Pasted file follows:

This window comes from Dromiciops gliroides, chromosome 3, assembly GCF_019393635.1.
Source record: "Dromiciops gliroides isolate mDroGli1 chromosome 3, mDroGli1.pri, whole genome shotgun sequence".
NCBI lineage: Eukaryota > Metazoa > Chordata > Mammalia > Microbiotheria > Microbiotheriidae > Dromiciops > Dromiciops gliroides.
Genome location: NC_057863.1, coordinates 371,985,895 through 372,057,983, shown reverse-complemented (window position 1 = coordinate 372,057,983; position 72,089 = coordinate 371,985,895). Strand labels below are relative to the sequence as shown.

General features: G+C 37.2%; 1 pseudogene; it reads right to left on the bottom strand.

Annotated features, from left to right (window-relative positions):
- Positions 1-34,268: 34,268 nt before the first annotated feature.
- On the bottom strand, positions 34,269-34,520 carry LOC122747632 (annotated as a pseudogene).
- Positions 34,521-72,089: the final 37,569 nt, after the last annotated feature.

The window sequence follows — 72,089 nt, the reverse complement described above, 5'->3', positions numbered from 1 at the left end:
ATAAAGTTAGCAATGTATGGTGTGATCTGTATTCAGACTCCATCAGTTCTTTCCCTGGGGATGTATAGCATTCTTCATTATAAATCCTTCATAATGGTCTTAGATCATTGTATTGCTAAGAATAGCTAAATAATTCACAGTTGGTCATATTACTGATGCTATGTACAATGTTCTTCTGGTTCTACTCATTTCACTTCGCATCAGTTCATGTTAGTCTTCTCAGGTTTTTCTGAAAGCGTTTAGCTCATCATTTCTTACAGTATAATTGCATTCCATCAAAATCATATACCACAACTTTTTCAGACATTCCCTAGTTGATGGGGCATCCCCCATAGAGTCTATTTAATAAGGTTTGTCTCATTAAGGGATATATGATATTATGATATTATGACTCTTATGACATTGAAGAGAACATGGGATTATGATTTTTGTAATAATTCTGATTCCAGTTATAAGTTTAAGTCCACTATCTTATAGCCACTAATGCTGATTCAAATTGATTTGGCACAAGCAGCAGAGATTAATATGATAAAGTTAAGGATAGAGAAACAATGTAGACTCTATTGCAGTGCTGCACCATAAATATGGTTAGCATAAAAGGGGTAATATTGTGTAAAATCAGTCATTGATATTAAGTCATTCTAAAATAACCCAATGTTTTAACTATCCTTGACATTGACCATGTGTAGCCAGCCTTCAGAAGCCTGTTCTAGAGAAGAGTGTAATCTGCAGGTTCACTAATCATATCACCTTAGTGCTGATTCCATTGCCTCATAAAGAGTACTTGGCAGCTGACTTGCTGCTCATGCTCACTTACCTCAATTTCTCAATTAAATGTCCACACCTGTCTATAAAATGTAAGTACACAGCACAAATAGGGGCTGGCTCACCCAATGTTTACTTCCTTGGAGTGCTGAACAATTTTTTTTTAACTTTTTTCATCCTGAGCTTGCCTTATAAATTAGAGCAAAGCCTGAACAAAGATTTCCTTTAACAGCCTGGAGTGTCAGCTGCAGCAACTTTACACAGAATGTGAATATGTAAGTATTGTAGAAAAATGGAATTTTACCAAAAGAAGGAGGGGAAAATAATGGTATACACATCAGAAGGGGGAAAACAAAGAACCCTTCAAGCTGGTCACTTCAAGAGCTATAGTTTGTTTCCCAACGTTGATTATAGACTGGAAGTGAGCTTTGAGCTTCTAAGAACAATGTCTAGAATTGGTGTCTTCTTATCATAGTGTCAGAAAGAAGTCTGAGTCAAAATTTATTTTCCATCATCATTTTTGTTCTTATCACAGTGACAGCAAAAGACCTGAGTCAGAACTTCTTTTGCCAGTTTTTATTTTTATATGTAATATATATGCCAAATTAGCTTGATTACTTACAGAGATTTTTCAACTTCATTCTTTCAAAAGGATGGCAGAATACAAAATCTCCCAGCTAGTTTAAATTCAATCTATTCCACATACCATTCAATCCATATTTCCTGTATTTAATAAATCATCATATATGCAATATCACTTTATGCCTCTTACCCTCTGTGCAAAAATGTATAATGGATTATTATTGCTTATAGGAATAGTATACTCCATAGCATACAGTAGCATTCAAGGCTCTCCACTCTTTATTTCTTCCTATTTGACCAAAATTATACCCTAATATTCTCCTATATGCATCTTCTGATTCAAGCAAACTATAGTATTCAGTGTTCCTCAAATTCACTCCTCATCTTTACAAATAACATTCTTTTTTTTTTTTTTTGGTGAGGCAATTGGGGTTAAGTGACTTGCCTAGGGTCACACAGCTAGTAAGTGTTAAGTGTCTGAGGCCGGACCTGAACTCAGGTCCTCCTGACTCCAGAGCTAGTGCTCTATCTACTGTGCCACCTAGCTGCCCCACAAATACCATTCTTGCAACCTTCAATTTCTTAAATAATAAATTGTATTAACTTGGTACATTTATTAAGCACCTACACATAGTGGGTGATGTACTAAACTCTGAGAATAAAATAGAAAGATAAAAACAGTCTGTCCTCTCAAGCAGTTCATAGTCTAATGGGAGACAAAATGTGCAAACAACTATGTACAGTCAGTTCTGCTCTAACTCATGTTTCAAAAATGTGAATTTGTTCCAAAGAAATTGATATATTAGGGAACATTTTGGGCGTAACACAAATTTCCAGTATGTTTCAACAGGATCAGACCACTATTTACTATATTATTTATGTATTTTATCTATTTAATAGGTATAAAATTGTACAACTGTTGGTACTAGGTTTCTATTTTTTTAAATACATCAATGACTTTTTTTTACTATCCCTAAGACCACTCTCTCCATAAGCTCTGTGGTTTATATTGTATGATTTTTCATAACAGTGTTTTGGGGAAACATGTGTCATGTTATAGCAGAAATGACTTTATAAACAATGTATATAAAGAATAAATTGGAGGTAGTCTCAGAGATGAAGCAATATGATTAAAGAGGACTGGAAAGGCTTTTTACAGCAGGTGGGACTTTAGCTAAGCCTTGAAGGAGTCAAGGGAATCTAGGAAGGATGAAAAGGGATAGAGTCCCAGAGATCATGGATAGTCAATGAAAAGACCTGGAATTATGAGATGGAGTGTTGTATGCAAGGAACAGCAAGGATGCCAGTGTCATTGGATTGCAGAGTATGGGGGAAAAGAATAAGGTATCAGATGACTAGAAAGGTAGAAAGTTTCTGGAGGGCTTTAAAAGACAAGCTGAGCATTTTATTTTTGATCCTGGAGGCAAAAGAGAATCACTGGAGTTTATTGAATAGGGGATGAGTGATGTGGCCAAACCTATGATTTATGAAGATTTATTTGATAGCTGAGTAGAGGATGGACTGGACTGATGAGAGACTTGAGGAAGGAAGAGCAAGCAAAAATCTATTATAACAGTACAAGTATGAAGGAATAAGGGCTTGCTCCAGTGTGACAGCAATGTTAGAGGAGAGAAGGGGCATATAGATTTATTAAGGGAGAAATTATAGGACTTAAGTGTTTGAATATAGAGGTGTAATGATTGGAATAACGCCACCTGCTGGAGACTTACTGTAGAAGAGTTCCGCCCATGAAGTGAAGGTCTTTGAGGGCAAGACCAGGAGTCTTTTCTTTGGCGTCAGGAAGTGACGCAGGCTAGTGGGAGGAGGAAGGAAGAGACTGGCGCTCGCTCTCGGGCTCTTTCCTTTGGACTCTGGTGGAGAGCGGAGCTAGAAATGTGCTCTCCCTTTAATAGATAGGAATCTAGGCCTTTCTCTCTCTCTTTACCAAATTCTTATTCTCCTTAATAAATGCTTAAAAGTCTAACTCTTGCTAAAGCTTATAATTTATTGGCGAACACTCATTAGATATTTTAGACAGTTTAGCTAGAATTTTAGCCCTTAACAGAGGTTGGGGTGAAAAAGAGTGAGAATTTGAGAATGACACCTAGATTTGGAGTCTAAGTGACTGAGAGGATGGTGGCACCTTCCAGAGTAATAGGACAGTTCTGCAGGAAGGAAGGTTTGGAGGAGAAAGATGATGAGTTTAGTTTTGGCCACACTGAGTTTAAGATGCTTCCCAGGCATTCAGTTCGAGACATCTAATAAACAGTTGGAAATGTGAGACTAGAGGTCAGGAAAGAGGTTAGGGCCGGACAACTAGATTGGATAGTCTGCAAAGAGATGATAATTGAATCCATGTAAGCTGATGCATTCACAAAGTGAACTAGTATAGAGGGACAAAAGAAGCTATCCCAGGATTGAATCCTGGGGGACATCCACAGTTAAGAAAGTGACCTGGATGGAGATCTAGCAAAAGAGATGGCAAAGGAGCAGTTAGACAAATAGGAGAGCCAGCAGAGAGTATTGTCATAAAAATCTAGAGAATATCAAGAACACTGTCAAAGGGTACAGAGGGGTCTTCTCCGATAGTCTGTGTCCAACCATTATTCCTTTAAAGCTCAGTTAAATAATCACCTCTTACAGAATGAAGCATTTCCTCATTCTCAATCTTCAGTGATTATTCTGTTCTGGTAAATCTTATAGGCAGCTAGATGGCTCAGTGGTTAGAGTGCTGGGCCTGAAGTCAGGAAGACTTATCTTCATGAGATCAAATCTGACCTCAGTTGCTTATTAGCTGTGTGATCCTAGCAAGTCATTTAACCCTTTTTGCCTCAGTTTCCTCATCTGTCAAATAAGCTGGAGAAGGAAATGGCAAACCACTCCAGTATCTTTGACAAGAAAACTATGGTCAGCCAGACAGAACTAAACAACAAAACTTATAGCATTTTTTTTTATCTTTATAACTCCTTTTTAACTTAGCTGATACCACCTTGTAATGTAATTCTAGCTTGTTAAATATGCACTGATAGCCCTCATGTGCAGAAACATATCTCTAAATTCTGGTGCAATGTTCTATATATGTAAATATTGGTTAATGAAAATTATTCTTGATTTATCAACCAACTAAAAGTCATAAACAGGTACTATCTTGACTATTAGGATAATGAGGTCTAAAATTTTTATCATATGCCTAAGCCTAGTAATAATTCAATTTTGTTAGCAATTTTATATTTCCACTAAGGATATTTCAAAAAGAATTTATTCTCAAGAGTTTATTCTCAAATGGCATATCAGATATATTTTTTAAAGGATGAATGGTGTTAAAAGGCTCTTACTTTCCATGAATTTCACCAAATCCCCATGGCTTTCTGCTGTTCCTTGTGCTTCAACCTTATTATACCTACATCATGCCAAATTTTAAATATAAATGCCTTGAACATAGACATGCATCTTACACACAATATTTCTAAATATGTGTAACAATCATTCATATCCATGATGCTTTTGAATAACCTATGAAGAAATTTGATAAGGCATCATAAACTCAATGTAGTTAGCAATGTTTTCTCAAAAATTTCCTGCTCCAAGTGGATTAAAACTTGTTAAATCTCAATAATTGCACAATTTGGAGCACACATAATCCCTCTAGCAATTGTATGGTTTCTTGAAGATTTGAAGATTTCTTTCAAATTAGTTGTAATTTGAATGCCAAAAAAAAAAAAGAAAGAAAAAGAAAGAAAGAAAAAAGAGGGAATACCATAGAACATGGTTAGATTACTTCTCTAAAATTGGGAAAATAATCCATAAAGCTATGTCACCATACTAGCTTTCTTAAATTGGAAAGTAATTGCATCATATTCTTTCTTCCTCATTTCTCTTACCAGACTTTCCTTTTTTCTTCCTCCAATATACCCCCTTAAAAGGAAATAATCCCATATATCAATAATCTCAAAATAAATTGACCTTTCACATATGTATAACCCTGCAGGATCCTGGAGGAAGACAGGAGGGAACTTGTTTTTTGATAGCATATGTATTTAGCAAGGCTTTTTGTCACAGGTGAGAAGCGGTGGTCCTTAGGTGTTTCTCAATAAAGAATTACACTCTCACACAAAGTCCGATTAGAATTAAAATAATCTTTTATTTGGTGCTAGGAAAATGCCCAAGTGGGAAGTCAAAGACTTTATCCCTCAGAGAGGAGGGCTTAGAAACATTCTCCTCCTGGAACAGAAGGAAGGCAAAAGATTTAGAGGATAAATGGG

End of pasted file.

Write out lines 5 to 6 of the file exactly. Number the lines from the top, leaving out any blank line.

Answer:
General features: G+C 37.2%; 1 pseudogene; it reads right to left on the bottom strand.

Annotated features, from left to right (window-relative positions):